The Integrity and Health of the Pastor and His Church.

Paul gives Timothy eight imperatives for living at the end of 1 Timothy 4. These instructions to a pastor are useful for every believer to live a well-disciplined life that shows progress in Christ-likeness step by step.


Do Not Neglect Your Gift

This last imperative for reverent living tells Timothy not to abandon his ministry (1 Timothy 4:14). Why would Paul need to tell him this? Timothy was a young pastor in a church with false teachers in leadership. He was not voted into his position but appointed by the apostle Paul. But well-disciplined people don't quit. They find strength in their shepherding care to persevere through hardship and everyday life.

As he faced opposition, Timothy had to remember that people did not give his spiritual gift of pastor-teacher. God did. Spiritual gifts are affirmed by the church body and leadership. People come to collective agreement with what God has already worked in a person's life at the point of salvation.

No gift is more special than the other. None are less important than that of pastor-teacher. Each of us is responsible to "fan the flame" of whatever gift God has given to us (2 Timothy 1:6). Just attending church or serving once in awhile is not pleasing to God. He expects you to faithfully work out the way He's recreated you. Each Christian has been given a sacred gift, to be used with sacred accountability to a sacred company, for a sacred purpose. This is all done by God, and He has the right to tell us how to use our gifts.

A Life that Testifies

A reverent life will naturally lead to opportunities to testify to the truth. 1 Timothy 4:16 summarizes, "Persevere in these things." This word means to work as hard as an athlete training at the highest level of their sport. The world likes to highlight people who reach a high level of achievement and have a quality of character about them. Similarly, your life's reverence demands that people listen to what you say. Christ-like character opens opportunities to speak God's Word.

Competitive athletes are never content to settle for second, third, eigth, or eleventh place. They want to be the best. A pastor should never be content to hold back in his own reverent walk. His goal is to be the champion, and the same goal will be adopted by each person following him.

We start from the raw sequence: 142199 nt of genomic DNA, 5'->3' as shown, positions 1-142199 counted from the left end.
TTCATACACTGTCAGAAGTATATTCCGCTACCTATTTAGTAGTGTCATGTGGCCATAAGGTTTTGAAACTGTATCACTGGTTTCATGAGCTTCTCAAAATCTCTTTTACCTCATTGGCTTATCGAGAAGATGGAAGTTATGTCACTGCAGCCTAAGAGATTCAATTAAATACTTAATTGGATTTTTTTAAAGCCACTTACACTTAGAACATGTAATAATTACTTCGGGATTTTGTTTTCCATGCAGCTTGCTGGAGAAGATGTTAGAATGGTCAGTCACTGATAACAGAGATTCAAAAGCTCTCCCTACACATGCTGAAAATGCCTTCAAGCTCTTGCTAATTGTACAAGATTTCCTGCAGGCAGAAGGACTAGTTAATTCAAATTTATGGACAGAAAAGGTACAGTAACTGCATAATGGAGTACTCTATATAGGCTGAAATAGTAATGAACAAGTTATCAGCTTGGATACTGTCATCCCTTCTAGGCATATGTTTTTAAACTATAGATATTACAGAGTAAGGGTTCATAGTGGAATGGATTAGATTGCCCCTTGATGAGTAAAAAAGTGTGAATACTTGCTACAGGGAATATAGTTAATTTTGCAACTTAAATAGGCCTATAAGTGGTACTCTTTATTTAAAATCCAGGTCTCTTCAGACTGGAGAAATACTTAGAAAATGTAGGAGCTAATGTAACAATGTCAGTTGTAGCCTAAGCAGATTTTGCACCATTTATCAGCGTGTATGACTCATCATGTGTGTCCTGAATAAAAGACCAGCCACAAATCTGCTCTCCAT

The result of a reverent, testifying life is astounding: "you will ensure salvation both for yourself and for those who hear you." A congregation will know the way a pastor lives before they hear his message. They will remember his example and whether it backs up his preaching.

The pastor himself will be confident that he is born again because he is obeying the Lord. This principle is the same for every believer. Assurance is a feeling that comes when you are living what you know. Doubts come when there is doctrinal or practical inconsistency or ignorance in your life. As you learn more about Christ, you should live more like Him. Therefore, a growing saint is always assured. Real problems come if you feel assured though you are not living consistently.

Application Points

  • Well-disciplined people don't quit. Think of saints you know who exemplify this truth. Where do they find strength to persevere through hardship and everyday life? If they can do it, so can you. The people of God must persevere.
  • How would God analyze your service? Are you faithfully working out the gift that He's recreated in you? If you are not, figure out why. Address those areas with the help of your discipler or leaders.
  • Every believer should aim to be a spiritual champion. Are you passionate about your role in God's church?
  • Do you have doubts about your salvation? Most Christians feel this at some point. Assurance is a feeling that comes when you're living what you know. Are you learning more about what God expects of you? Are you living consistently with what you learn?

Tools for Further Study

Cross References to Explore
  • 1 Corinthians 12:8-11 – Spiritual gifts come from God.
A Hymn to Encourage: "A Passion For Thee," words and music by Joe Zichterman

Set my heart, O dear Father,
On Thee, and Thee only,
Give me a thirst for Thy presence divine.
Lord, keep my focus on loving Thee wholly,
Purge me from earth; Turn my heart after Thine.

A passion for Thee;
O Lord, set a fire in my soul, and a thirst for my God.
Hear Thou my prayer, Lord, Thy power impart.
Not just to serve, but to love Thee with all of my heart.

Father fill with Thy Spirit, and fit me for service,
Let love for Christ every motive inspire,
Teach me to follow in selfless submission,
Be Thou my joy and my soul’s one desire.